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Women @ Energy: Virginia Dale

April 5, 2013 - 11:12am

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Dr. Virginia H. Dale is a Corporate Fellow in the Environmental Sciences Division at Oak Ridge National Laboratory (ORNL).

Dr. Virginia H. Dale is a Corporate Fellow in the Environmental Sciences Division at Oak Ridge National Laboratory (ORNL).

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Dr. Virginia H. Dale is a Corporate Fellow in the Environmental Sciences Division at Oak Ridge National Laboratory (ORNL). She is Director of ORNL’s Center for BioEnergy Sustainability.  She obtained her M.S. in mathematics from the University of Tennessee and her Ph.D. in mathematical ecology from the University of Washington. Her primary research interests are environmental decision making, forest succession, land-use change, landscape ecology, ecological modeling, and sustainability of bioenergy systems. Virginia has authored 10 books and more than 220 published articles. She has served on national scientific advisory boards for five federal agencies (the Environmental Protection Agency, US Departments of Agriculture, Defense, Energy, and Interior). She recently served on the committee of the US National Research Council on Renewable Fuel Standard: Potential Economic and Environmental Effects of U.S. Biofuel Policy. Virginia is Editor-in-Chief of the journal Environmental Management and serves on the editorial board of several journals.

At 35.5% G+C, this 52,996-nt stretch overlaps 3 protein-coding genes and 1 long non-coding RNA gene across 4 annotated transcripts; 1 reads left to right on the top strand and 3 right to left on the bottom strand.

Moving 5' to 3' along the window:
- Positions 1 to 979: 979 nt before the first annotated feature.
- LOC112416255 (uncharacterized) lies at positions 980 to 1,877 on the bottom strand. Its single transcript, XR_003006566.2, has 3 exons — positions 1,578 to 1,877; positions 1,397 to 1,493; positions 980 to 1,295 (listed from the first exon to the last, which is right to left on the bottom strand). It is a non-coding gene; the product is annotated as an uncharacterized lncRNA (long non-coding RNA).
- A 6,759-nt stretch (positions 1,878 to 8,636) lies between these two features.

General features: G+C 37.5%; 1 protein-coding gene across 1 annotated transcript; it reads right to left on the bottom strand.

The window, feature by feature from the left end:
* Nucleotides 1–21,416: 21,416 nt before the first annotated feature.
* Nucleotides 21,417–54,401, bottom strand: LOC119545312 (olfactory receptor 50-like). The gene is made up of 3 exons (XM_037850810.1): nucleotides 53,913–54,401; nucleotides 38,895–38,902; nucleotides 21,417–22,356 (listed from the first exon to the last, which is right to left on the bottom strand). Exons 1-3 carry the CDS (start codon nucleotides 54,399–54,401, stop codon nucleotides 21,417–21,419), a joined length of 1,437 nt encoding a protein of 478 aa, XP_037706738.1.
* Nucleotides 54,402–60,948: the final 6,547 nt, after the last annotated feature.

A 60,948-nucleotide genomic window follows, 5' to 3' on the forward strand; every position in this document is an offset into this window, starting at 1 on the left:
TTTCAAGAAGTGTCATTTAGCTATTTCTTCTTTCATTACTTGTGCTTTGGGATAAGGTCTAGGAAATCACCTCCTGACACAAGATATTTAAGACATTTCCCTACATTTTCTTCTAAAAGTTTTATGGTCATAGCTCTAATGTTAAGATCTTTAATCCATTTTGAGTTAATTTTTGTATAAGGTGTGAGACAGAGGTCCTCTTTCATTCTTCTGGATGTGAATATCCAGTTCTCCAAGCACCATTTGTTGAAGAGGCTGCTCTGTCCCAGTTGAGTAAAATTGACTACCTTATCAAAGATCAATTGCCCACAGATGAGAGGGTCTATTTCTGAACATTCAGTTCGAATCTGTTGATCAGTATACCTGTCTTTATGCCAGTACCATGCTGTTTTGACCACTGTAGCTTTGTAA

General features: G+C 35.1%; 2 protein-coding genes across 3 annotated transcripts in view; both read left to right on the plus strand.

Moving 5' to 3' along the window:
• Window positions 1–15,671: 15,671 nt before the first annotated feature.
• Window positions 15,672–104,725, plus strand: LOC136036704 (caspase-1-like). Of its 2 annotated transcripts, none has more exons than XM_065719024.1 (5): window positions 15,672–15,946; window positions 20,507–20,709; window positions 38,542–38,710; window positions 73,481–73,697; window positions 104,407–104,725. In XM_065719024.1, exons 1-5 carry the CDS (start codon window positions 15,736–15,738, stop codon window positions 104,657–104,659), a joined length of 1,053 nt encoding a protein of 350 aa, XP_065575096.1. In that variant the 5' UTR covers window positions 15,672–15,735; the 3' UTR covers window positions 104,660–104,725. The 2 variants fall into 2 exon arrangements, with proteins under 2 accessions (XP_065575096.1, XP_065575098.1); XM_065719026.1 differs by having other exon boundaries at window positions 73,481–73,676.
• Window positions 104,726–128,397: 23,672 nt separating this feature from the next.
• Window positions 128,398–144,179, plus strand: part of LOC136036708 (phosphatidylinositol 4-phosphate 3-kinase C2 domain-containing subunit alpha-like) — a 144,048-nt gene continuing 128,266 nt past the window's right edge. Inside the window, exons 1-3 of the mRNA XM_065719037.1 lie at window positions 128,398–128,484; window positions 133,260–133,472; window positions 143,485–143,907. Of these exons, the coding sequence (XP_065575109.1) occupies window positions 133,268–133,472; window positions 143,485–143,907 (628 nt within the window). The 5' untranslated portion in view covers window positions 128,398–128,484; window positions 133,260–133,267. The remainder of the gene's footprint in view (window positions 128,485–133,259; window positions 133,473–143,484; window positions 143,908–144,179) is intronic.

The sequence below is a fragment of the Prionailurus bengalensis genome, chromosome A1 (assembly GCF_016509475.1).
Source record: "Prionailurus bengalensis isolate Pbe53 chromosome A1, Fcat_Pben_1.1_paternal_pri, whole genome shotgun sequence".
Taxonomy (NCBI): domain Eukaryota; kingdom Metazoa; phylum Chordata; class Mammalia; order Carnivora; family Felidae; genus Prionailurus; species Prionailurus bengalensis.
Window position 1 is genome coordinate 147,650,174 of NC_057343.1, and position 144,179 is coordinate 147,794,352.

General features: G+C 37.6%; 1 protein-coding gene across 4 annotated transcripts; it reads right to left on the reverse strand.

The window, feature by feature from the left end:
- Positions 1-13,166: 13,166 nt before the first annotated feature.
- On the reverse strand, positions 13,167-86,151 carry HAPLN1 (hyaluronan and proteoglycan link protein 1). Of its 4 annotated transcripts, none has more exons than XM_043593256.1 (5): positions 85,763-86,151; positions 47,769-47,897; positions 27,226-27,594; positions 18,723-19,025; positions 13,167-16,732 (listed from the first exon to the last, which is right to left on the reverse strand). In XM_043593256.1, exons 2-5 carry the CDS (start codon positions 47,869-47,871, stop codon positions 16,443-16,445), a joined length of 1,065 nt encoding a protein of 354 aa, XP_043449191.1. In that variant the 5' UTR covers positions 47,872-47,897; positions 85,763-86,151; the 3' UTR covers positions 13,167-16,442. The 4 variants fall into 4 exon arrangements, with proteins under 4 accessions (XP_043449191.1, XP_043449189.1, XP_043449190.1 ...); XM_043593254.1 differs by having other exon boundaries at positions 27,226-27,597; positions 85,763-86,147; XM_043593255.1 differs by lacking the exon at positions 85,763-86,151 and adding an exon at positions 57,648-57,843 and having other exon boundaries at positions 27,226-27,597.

1) What inspired you to work in STEM?

When taking a required science class at the university, I heard the words “mathematical ecology” and became entranced. I walked out of that classroom and asked a math professor what this field was. That question resulted in me being the only student in a class called “mathematical ecology.” Using mathematical tools to understand ecological relationships was immediately appealing and eventually became the focus of my career.

2) What excites you about your work at the Energy Department?

  • The opportunity to learn new things
  • Working with excellent colleagues from whom I learn much
  • Knowing that my work makes a difference to the future

3) How can our country engage more women, girls, and other underrepresented groups in STEM?

  • Allowing for and encouraging part-time work and work flexibility
  • Including  underrepresented groups in key meetings
  • Having more role models from underrepresented groups

4) Do you have tips you'd recommend for someone looking to enter your field of work?

  • Have fun! Make sure that is a major focus of your work and life
  • Strive for balance in work and other parts of  life   
  • Be organized (it avoids wasting time)
  • Be persistent
  • Determine what is important to you (not others) and pursue activities that lead to those results
  • Delegating everything that can be
  • Accepting the situation as it is and looking forward rather than backwards
  • Anticipating challenges and putting in place a way to resolve them before they occur
  • Being truthful with everyone (e.g., if I can’t meet a deadline letting those involved know as soon as possible – rather than worrying about he consequences)
  • Writing out thoughts or concerns
  • Seeking help when it is needed
  • Beginning each workday with the most important activities to you (for me that is writing)

5) When you have free time, what are your hobbies?

Hiking, reading, gardening, biking, and engaging in environmental activism.

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